LAS VEGAS — Saturday afternoon, UNLV Rebels fans witnessed their football team stage a late comeback in the final game at Sam Boyd stadium, and for a moment it looked their basketball team was going to pull off something equally impressive that night. UNLV turned a double-digit deficit into a one-possession game, but the Rebels went cold down the stretch that allowed SMU to run out of Thomas & Mack Arena with a 72-68 victory.
TCU transfer Kendric Davis, who led all scorers with 21 points, ignited the Mustangs. Davis received his eligibility waiver from the NCAA less than 24 hours before the game and was efficient from the floor, giving UNLV’s defense trouble.
Throughout the contest, UNLV struggling finding good shots and could not overcome a bad shooting night, connecting on just 35.9 percent of attempts. UNLV struggled with SMU’s zone defense. The Mustangs forced UNLV to shoot over the top and they switched every ball screen. The Rebels attempted a season-high 33 three-point attempts and shot 36 percent from distance. When Bryce Hamilton and Amauri Hardy go cold from deep, things can go bleak for the Rebels quickly.
UNLV big man Cheikh Mbacke Diong had success inside, scoring 10 points on 3-5 shooting. Moving forward, the Rebels need to do a better job of getting their big man more opportunities.
In the postgame press conference, Hardy revealed they wanted to get the ball to Diong in the original game-plan. However, the Rebels weren’t able to get the ball in the paint as much as they wanted to.
“We tried to get the ball in the paint and get Diong touches to get him to the free throw line, but they made it challenging for us to do that,” Hardy said. “They were switching all of our ball screens. We tried but we didn’t do a good enough doing that.”
UNLV dropped its second consecutive home game and fell to 2-5 on the young season — the program’s worst start since 2006. Most Rebels fans had low expectations, knowing it would be a rebuilding year and they were picked seventh in Mountain West Conference preseason poll. However, few fans expected a rough start that has featured consistent offensive struggles given T.J. Otzelberger’s success at South Dakota State.
The record doesn’t show the whole story. The Rebels have been competitive in six of their seven contests, but the Rebels have struggled executing in the game’s final minutes against good competition. UNLV ran into buzzsaws against UCLA and had to play a newly stocked SMU team on Saturday.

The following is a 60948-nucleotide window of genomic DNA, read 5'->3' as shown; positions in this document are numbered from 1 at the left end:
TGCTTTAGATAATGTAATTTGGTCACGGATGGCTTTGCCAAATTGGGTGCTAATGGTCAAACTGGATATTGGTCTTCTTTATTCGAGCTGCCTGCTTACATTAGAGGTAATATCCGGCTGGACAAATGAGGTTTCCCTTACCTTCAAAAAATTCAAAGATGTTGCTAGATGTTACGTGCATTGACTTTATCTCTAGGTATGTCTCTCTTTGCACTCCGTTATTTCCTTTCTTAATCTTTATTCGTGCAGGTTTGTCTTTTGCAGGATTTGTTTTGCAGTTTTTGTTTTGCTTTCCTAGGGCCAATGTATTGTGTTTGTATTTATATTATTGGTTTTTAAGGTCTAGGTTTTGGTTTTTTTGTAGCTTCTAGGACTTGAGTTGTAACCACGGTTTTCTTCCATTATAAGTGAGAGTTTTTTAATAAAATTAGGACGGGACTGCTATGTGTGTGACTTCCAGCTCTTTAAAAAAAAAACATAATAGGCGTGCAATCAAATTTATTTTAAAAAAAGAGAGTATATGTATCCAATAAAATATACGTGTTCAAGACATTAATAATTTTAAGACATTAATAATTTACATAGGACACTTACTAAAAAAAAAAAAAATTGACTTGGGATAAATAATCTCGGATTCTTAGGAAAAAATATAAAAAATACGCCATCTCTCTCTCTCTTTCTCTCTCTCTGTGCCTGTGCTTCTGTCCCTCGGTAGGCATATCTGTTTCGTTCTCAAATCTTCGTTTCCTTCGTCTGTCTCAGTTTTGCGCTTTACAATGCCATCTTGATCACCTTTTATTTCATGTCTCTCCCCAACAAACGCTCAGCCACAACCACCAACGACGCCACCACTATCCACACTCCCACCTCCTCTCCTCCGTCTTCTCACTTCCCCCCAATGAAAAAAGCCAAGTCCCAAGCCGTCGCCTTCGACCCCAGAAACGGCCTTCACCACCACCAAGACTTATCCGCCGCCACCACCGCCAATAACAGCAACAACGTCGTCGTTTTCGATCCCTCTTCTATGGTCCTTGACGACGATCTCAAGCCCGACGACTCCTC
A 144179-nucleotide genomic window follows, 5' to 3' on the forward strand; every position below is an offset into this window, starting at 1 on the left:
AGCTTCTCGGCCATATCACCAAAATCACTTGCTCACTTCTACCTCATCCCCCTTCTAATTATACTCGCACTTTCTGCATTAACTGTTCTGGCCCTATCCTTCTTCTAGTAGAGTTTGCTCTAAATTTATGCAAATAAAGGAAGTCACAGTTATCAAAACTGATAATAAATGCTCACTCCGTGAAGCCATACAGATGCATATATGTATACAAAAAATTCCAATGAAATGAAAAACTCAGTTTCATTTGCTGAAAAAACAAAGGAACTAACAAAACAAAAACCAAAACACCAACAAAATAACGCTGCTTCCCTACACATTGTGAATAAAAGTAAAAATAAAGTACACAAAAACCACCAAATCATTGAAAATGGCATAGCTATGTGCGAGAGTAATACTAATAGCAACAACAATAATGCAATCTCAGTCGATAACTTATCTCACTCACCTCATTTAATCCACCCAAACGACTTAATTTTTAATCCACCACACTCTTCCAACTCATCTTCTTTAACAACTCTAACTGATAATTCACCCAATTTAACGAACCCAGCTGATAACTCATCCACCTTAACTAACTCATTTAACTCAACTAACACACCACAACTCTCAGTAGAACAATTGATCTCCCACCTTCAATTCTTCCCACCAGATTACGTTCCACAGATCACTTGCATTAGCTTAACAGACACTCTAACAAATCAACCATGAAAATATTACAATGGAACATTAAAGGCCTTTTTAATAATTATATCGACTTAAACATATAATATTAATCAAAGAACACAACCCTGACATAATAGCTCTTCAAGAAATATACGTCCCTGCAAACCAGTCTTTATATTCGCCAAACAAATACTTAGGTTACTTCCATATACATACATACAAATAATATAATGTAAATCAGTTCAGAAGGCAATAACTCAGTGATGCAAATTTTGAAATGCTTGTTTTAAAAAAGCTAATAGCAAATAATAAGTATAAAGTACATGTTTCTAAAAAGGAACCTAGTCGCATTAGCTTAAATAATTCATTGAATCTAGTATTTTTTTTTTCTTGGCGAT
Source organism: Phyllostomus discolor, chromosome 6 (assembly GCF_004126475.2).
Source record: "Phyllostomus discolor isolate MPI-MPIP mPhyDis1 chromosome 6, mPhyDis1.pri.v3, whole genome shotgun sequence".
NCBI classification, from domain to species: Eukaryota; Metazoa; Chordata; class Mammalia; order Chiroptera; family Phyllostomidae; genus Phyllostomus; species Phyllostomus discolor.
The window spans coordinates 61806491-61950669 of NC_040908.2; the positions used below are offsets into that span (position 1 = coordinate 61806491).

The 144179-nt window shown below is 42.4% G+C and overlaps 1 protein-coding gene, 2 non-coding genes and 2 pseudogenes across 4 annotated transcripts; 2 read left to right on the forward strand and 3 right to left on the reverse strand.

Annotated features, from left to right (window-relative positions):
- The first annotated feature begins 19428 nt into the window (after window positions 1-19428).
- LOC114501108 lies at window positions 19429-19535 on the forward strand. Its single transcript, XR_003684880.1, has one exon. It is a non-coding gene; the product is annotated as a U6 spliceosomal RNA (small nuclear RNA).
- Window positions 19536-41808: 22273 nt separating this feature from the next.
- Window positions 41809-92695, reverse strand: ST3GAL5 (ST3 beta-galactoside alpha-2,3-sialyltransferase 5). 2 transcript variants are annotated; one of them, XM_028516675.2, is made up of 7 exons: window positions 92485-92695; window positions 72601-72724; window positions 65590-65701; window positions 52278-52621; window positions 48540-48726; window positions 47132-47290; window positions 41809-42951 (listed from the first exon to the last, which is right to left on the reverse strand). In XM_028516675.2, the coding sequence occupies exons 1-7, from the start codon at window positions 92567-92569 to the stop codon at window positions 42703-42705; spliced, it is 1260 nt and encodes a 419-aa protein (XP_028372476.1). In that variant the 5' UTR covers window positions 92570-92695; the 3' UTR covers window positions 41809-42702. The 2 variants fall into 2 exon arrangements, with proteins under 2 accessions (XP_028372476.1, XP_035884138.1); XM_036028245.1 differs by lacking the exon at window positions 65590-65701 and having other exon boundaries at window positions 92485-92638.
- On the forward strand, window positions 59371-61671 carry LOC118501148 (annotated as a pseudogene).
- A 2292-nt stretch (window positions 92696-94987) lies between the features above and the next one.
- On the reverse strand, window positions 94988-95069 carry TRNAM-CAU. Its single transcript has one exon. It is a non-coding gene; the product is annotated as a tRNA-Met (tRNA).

In the postgame, Otzelberger was candid about not being satisfied with moral victories.
“We’re done with moral victories,” Otzelberger said. “Our guys played hard. We didn’t play winning basketball when it came time to win. That’s on me. We’re going to get it right. I don’t care if I don’t sleep in the process. That’s not good enough. It’s going to get better here, fast.”
So at 2-5, is it time to hit the panic button or is it still too premature? UNLV fans need to have faith in Otzelberger. Otzelberger hates losing more than anyone and won 70 games at South Dakota State, making two NCAA Tournament appearances in his three-year tenure as a Jackrabbit.
UNLV fans are upset with the lethargic results on offense. The Runnin’ Rebels lost a majority of their scoring from last year, and they are still adjusting to the style of a new offense. Otzelberger has been forced to adjust to his new personnel that is missing key pieces.
In his last two years at South Dakota State, Otzelberger had the Jackrabbits playing fast and running. With David Jenkins running the point, Otzelberger’s Jackrabbits finished in the top 50 in pace, top 50 in adjusted efficiency, and the top 10 in scoring. Once Jenkins becomes eligible for the Rebels, don’t be surprised if they start playing a different style. In his first seven games at UNLV, they are one of the slowest teams in basketball ranking 322nd in overall pace. Right now, UNLV lacks a lead point guard that can command the offense.
College basketball is better when the Runnin’ Rebels are good. With new entertaining sports options coming to Vegas, the passion and interest for UNLV basketball is the beginning to fade away. Otzelberger has a strong 2020 class coming in, and this young team is going to get better. UNLV needs to embrace the bumps and bruises of Otzelberger’s first season, as it will help this team grow in the long run. Just be patient.